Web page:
The Apology of Ann Putnam, Jr. (1706) by Ann, Jr. Putnam - Research Article from Witchcraft in America

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Things to Remember While Reading the Apology of Ann Putnam, Jr.:

  • Ann Putnam, Sr. (Ann Putnam, Jr.'s mother) believed in the occult, and convinced Ann at an early age that there was an evil, hidden world of demons, devils, and witches.
  • Ann Putnam, Sr. also played a principle part in accusing people of witchcraft.
  • Historians have concluded that one of the motivating factors of the trials was the boundary dispute the Putnams had been waging with their neighbors for over fifty years; the trials were thus a convenient way for them to seek revenge on their enemies (see Chapter 4). The Putnams' main rivals were the Towne family, and three Towne sisters—Rebecca Nurse, Elizabeth Procter, and Sarah Cloyce—were all tried and condemned to death. (Nurse was hanged; Procter and Cloyce were not executed.)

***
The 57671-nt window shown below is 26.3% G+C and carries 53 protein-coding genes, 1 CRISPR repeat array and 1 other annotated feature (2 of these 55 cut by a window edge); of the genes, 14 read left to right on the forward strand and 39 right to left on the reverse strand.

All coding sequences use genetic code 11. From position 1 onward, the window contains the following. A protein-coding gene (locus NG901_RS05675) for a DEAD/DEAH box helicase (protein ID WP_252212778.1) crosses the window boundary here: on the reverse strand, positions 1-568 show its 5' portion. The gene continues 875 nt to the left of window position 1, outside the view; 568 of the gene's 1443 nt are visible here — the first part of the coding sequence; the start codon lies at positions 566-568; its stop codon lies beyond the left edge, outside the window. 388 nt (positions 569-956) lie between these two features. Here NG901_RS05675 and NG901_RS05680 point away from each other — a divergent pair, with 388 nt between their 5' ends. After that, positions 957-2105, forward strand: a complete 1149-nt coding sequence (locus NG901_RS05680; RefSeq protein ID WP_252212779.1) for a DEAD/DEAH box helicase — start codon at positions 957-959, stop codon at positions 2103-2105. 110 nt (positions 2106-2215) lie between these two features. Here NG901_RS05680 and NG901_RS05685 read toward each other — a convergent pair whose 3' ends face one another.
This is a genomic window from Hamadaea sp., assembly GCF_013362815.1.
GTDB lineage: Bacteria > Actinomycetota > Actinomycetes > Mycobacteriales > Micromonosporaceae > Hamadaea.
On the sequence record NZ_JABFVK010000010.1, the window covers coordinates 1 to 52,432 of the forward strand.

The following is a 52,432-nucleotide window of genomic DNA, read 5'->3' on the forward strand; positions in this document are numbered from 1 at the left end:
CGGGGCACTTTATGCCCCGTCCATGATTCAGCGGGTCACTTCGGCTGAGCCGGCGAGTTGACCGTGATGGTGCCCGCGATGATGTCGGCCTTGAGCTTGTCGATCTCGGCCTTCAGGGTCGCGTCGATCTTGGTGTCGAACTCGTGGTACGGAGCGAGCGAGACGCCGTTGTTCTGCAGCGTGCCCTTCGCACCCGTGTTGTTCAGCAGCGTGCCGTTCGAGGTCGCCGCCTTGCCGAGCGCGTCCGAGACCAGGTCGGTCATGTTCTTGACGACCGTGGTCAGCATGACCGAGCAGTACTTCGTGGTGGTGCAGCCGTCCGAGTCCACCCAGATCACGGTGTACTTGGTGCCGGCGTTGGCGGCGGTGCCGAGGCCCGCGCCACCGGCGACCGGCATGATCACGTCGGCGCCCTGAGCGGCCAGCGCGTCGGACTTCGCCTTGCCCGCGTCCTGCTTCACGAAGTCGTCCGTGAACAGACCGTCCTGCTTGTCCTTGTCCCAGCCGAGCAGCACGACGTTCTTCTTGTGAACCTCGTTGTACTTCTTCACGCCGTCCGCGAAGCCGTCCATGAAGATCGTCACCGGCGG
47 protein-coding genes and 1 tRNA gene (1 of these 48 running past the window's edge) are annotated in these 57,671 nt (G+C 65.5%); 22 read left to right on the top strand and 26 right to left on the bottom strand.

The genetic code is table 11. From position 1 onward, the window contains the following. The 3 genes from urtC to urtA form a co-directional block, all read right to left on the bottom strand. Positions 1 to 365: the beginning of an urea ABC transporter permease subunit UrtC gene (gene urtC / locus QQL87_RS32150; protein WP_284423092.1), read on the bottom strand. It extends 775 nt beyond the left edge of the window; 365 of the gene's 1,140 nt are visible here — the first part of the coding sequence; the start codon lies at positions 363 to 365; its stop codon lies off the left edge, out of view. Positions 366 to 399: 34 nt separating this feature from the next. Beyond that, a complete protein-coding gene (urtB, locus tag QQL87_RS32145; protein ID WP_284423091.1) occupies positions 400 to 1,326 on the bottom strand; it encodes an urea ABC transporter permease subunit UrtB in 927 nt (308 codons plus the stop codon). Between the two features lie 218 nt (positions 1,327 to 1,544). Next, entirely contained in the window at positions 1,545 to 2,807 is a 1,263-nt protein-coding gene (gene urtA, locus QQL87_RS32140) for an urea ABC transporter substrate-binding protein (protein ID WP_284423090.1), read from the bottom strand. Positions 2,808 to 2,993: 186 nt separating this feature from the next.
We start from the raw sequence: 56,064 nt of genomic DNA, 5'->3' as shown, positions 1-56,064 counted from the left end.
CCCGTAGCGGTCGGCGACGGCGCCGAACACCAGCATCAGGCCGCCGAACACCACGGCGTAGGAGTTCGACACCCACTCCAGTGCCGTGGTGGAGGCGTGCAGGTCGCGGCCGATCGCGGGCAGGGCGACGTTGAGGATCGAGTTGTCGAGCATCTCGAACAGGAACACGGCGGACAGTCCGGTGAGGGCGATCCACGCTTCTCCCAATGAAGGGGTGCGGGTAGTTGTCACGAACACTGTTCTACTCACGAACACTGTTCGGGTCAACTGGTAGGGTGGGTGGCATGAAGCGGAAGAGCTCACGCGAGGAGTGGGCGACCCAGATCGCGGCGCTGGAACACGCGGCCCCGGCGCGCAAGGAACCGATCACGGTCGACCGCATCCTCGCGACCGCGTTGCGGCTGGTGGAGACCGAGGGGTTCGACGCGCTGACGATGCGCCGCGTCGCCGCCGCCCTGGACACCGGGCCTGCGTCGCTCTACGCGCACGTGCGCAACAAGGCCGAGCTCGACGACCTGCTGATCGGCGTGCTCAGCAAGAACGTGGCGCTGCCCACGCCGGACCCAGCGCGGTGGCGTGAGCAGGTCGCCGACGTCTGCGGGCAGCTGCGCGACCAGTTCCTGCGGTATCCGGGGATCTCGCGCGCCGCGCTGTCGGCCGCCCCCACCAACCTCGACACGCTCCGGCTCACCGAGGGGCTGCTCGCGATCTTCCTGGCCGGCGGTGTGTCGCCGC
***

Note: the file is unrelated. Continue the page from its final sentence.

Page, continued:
The Apology of Ann Putnam, Jr.

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This section contains 958 words
(approx. 4 pages at 300 words per page)
Buy The Apology of Ann Putnam, Jr. (1706) by Ann, Jr. Putnam Encyclopedia Article
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Witchcraft in America
The Apology of Ann Putnam, Jr. (1706) by Ann, Jr. Putnam from Witchcraft in America. ©2005-2006 by U•X•L. U•X•L is an imprint of Thomson Gale, a division of Thomson Learning, Inc. All rights reserved.
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